These different sets of requirements are addressed in SRFI 76 via four compatible but fairly independent components, as summarized in the Abstract and Rationale sections of the SRFI. These components will almost certainly correspond to separate libraries in R6RS. For the most common uses of records, a programmer would only need to be concerned with one of those libraries.

That's one take on the bigger picture. As for the details, there's room for discussion there — I'd suggest that anyone interested get involved in the SRFI discussion, which is still open.


Okay, I see what you mean. I look forward to seeing how all of this is resolved -- and what the various Scheme implementations will do.

Scheme philosophy, records and new, opaque, or abstract "types"

To me, the first paragraph of the introduction section of R5RS says that Scheme is an exercise in designing a language consisting of a minimal number of mutually orthogonal features.

When I look at most record proposals, I can't help but to think that they mix two (or more) essentially orthogonal features into one. On the one hand, there is this feature of defining records of fields indexed by names. On the other hand, there is this feature of defining new, opaque, or abstract "types" that are distinct from all other existing types. (Some proposals go even further and allow you to define some relation between these new "types" introduced by record definitions.)

It seems to me that there are existing languages that separate these features. What are the reasons, aside from efficiency, for bundling them into one complex mega-feature in Scheme?

Non-minimal response

To me, the first paragraph of the introduction section of R5RS says that Scheme is an exercise in designing a language consisting of a minimal number of mutually orthogonal features.

As Carter has pointed out, there are also other principles involved. I'd like to address this point a little. A nice example of minimality in R5RS Scheme is call/cc, which can be used to implement all sorts of control flow mechanisms, including exception handling mechanisms. However, that doesn't help a portable library raise an exception which can be understood by arbitrary client code. Some standardization is needed for that purpose, which is why the R6RS will specify an exception handling mechanism. So although the minimality principle is the first guiding principle listed in the latest R6RS Status Report, there will be areas, particularly in libraries as opposed to the core language, where it is not the primary relevant principle.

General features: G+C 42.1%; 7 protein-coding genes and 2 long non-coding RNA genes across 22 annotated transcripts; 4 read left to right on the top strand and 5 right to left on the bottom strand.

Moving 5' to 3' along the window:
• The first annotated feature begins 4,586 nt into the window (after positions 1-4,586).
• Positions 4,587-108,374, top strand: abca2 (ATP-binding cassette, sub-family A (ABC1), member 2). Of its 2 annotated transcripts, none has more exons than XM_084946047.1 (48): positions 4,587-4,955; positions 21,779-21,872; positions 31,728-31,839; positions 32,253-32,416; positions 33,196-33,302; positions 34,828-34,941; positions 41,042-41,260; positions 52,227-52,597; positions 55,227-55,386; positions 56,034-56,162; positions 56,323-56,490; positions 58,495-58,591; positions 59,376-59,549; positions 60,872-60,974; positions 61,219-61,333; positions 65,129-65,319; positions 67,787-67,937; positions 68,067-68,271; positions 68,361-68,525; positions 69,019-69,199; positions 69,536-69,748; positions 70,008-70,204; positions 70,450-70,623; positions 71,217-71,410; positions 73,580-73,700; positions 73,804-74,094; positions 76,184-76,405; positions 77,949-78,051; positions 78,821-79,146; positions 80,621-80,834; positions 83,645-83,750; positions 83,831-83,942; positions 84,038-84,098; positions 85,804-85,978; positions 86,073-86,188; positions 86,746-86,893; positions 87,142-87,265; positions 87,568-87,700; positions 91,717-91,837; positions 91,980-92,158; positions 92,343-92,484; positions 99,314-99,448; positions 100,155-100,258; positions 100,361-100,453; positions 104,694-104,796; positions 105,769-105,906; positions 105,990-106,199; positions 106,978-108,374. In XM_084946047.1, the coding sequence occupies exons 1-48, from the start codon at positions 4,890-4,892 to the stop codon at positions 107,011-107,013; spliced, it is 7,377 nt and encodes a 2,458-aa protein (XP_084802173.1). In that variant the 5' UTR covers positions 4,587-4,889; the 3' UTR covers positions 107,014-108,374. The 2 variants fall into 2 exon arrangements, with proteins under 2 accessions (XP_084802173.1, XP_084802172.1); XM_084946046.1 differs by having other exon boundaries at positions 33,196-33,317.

Re records specifically, merely implementing "records of fields indexed by names" can easily be achieved with pure R5RS, as the various SRFI reference implementations demonstrate, so there's no need for additional primitive features to support that capability alone. Instead, the R6RS records proposal is largely about specifying a standard syntax and semantics for Scheme records, i.e. it falls mostly on the standardization side of the the minimality vs. standardization divide.

An important part of that standardization is providing the ability to define enforceable abstractions, both for the benefit of the programmer as well as for the Scheme implementor who doesn't wish to be constrained to implementing records in a particular way. The enforceable abstractions requirement argues for ensuring that records are only accessible through their defined accessors and mutators, etc., which implies (more or less) that defining a new record also defines a new abstract and disjoint "type". Efficiency also can't be ignored here: one of the R6RS guiding principles is to "allow implementations to generate efficient code", and requiring that implementations expose the innards of their records as ordinary data types is at odds with that.

How much of an issue some of this is depends on what alternatives you have in mind. To discuss this further, I think we'd need to look at more specific proposals.

For example, if you're thinking of something like the Perl approach of allowing arbitrary values to be "blessed" as belonging to a certain type, that would raise concerns about abstraction safety, static reasoning, and efficiency. If you want to do that sort of thing in Scheme, nothing stops you, but the host Scheme implementation doesn't really need to be involved in any special way — you're essentially designing your own type implementation mechanism. Something similar is true if all you want is an Erlang-like mechanism where records correspond to tuples, and are neither opaque nor a disjoint data type.

New "types"

[...] merely implementing "records of fields indexed by names" can easily be achieved with pure R5RS,